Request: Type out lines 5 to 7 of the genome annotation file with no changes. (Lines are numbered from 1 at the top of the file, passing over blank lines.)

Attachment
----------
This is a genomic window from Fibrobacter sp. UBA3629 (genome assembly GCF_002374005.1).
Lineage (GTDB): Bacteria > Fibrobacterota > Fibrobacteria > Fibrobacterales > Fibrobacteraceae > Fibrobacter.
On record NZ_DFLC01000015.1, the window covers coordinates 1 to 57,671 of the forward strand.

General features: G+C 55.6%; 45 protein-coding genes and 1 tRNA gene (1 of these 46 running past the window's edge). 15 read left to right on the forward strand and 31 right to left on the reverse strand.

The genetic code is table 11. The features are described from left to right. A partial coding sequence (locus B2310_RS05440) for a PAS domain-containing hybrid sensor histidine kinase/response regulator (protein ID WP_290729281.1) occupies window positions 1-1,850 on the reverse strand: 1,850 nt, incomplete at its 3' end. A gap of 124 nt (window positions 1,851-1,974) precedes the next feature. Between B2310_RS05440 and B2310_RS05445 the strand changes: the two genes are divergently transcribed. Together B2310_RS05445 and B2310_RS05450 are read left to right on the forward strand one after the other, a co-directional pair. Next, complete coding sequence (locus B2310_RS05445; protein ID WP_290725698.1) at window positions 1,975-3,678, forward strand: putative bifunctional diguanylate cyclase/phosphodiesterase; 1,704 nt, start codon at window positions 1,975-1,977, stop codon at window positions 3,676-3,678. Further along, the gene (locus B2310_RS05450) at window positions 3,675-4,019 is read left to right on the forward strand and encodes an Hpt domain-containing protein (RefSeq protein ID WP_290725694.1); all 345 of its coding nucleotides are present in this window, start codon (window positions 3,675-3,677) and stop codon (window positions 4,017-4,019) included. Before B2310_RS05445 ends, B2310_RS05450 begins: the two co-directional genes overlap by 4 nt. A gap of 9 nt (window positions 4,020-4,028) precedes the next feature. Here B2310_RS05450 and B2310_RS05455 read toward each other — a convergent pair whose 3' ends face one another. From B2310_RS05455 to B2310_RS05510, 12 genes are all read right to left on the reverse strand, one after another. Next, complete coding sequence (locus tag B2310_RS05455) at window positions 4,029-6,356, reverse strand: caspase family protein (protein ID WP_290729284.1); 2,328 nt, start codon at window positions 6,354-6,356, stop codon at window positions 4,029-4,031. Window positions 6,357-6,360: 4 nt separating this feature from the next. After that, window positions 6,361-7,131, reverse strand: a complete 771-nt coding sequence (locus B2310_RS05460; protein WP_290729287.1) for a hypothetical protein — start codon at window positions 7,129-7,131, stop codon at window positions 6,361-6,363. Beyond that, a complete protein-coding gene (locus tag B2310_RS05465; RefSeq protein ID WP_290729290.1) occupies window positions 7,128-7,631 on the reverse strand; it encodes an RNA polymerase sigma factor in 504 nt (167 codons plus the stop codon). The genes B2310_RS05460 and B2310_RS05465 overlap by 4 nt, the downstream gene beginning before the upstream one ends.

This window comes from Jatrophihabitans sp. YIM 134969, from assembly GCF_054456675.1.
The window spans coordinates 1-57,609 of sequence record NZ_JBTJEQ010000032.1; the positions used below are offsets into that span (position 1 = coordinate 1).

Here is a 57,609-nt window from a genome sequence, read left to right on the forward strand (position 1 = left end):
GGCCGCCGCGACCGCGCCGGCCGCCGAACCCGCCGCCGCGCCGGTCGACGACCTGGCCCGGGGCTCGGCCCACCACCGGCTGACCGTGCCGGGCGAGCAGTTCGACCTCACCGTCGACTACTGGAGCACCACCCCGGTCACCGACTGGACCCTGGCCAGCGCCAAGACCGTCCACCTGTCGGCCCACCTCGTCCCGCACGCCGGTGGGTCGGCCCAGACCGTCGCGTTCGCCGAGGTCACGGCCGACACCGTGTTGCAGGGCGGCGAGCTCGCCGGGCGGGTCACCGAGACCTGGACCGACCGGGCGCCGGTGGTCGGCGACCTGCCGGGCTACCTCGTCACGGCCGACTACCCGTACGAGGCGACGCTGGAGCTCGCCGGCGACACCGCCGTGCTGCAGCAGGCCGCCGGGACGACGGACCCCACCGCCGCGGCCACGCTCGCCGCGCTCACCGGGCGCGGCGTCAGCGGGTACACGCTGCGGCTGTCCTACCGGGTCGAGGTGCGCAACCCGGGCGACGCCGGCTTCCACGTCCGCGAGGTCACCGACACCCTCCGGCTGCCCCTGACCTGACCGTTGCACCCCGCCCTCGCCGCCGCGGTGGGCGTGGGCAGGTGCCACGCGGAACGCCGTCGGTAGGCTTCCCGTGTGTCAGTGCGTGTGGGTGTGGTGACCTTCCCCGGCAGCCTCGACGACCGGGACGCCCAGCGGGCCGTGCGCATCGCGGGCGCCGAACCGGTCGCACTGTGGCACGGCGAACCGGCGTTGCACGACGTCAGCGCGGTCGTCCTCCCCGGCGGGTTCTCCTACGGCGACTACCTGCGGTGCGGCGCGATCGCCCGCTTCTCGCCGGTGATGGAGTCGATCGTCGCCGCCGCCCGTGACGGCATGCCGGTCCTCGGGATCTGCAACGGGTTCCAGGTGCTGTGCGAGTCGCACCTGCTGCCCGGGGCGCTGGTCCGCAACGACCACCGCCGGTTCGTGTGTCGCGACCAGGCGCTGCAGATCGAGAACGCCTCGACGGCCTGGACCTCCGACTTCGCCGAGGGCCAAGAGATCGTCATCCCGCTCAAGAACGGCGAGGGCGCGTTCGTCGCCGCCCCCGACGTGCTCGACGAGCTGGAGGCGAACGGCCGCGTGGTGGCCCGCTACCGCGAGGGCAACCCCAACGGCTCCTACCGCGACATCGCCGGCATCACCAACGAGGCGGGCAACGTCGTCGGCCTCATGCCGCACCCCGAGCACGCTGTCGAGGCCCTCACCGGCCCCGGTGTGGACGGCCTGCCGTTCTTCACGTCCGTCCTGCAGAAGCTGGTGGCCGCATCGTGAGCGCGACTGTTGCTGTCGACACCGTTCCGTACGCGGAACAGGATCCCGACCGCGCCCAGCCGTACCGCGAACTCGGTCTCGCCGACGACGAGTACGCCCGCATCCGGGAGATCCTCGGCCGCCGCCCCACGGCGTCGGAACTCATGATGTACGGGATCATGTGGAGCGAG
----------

The genetic code is table 11. The features are described from left to right. A partial coding sequence (locus B2310_RS05440) for a PAS domain-containing hybrid sensor histidine kinase/response regulator (protein ID WP_290729281.1) occupies window positions 1-1,850 on the reverse strand: 1,850 nt, incomplete at its 3' end. A gap of 124 nt (window positions 1,851-1,974) precedes the next feature. Between B2310_RS05440 and B2310_RS05445 the strand changes: the two genes are divergently transcribed. Together B2310_RS05445 and B2310_RS05450 are read left to right on the forward strand one after the other, a co-directional pair. Next, complete coding sequence (locus B2310_RS05445; protein ID WP_290725698.1) at window positions 1,975-3,678, forward strand: putative bifunctional diguanylate cyclase/phosphodiesterase; 1,704 nt, start codon at window positions 1,975-1,977, stop codon at window positions 3,676-3,678. Further along, the gene (locus B2310_RS05450) at window positions 3,675-4,019 is read left to right on the forward strand and encodes an Hpt domain-containing protein (RefSeq protein ID WP_290725694.1); all 345 of its coding nucleotides are present in this window, start codon (window positions 3,675-3,677) and stop codon (window positions 4,017-4,019) included. Before B2310_RS05445 ends, B2310_RS05450 begins: the two co-directional genes overlap by 4 nt. A gap of 9 nt (window positions 4,020-4,028) precedes the next feature. Here B2310_RS05450 and B2310_RS05455 read toward each other — a convergent pair whose 3' ends face one another. From B2310_RS05455 to B2310_RS05510, 12 genes are all read right to left on the reverse strand, one after another. Next, complete coding sequence (locus tag B2310_RS05455) at window positions 4,029-6,356, reverse strand: caspase family protein (protein ID WP_290729284.1); 2,328 nt, start codon at window positions 6,354-6,356, stop codon at window positions 4,029-4,031. Window positions 6,357-6,360: 4 nt separating this feature from the next. After that, window positions 6,361-7,131, reverse strand: a complete 771-nt coding sequence (locus B2310_RS05460; protein WP_290729287.1) for a hypothetical protein — start codon at window positions 7,129-7,131, stop codon at window positions 6,361-6,363. Beyond that, a complete protein-coding gene (locus tag B2310_RS05465; RefSeq protein ID WP_290729290.1) occupies window positions 7,128-7,631 on the reverse strand; it encodes an RNA polymerase sigma factor in 504 nt (167 codons plus the stop codon). The genes B2310_RS05460 and B2310_RS05465 overlap by 4 nt, the downstream gene beginning before the upstream one ends.

This window comes from Jatrophihabitans sp. YIM 134969, from assembly GCF_054456675.1.
The window spans coordinates 1-57,609 of sequence record NZ_JBTJEQ010000032.1; the positions used below are offsets into that span (position 1 = coordinate 1).